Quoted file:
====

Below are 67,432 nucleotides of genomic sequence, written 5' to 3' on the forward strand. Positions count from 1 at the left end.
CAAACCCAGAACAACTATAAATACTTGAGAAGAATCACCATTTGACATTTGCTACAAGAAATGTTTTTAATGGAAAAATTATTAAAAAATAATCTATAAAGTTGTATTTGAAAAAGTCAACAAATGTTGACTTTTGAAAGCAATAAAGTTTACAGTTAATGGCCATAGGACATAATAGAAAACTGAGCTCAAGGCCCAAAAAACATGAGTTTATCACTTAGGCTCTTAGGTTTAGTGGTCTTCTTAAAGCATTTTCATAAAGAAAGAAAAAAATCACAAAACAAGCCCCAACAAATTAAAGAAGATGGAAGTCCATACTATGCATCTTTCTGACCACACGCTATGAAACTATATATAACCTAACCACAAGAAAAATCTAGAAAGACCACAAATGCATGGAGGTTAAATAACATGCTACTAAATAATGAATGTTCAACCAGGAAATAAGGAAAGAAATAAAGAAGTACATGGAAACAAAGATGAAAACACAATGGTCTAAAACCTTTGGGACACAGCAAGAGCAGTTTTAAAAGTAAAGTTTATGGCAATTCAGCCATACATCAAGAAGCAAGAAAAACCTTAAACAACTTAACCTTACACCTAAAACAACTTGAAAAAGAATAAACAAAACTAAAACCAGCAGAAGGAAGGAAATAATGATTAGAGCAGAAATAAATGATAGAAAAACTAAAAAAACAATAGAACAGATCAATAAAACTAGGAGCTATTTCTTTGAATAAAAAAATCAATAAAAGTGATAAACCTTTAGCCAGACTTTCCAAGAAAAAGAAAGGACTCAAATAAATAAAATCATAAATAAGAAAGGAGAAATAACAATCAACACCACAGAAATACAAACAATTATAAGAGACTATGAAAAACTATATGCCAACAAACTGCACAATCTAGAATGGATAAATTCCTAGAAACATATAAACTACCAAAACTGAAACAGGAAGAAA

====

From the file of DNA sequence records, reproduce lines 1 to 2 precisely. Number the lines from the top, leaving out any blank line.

Below are 67,432 nucleotides of genomic sequence, written 5' to 3' on the forward strand. Positions count from 1 at the left end.
CAAACCCAGAACAACTATAAATACTTGAGAAGAATCACCATTTGACATTTGCTACAAGAAATGTTTTTAATGGAAAAATTATTAAAAAATAATCTATAAAGTTGTATTTGAAAAAGTCAACAAATGTTGACTTTTGAAAGCAATAAAGTTTACAGTTAATGGCCATAGGACATAATAGAAAACTGAGCTCAAGGCCCAAAAAACATGAGTTTATCACTTAGGCTCTTAGGTTTAGTGGTCTTCTTAAAGCATTTTCATAAAGAAAGAAAAAAATCACAAAACAAGCCCCAACAAATTAAAGAAGATGGAAGTCCATACTATGCATCTTTCTGACCACACGCTATGAAACTATATATAACCTAACCACAAGAAAAATCTAGAAAGACCACAAATGCATGGAGGTTAAATAACATGCTACTAAATAATGAATGTTCAACCAGGAAATAAGGAAAGAAATAAAGAAGTACATGGAAACAAAGATGAAAACACAATGGTCTAAAACCTTTGGGACACAGCAAGAGCAGTTTTAAAAGTAAAGTTTATGGCAATTCAGCCATACATCAAGAAGCAAGAAAAACCTTAAACAACTTAACCTTACACCTAAAACAACTTGAAAAAGAATAAACAAAACTAAAACCAGCAGAAGGAAGGAAATAATGATTAGAGCAGAAATAAATGATAGAAAAACTAAAAAAACAATAGAACAGATCAATAAAACTAGGAGCTATTTCTTTGAATAAAAAAATCAATAAAAGTGATAAACCTTTAGCCAGACTTTCCAAGAAAAAGAAAGGACTCAAATAAATAAAATCATAAATAAGAAAGGAGAAATAACAATCAACACCACAGAAATACAAACAATTATAAGAGACTATGAAAAACTATATGCCAACAAACTGCACAATCTAGAATGGATAAATTCCTAGAAACATATAAACTACCAAAACTGAAACAGGAAGAAA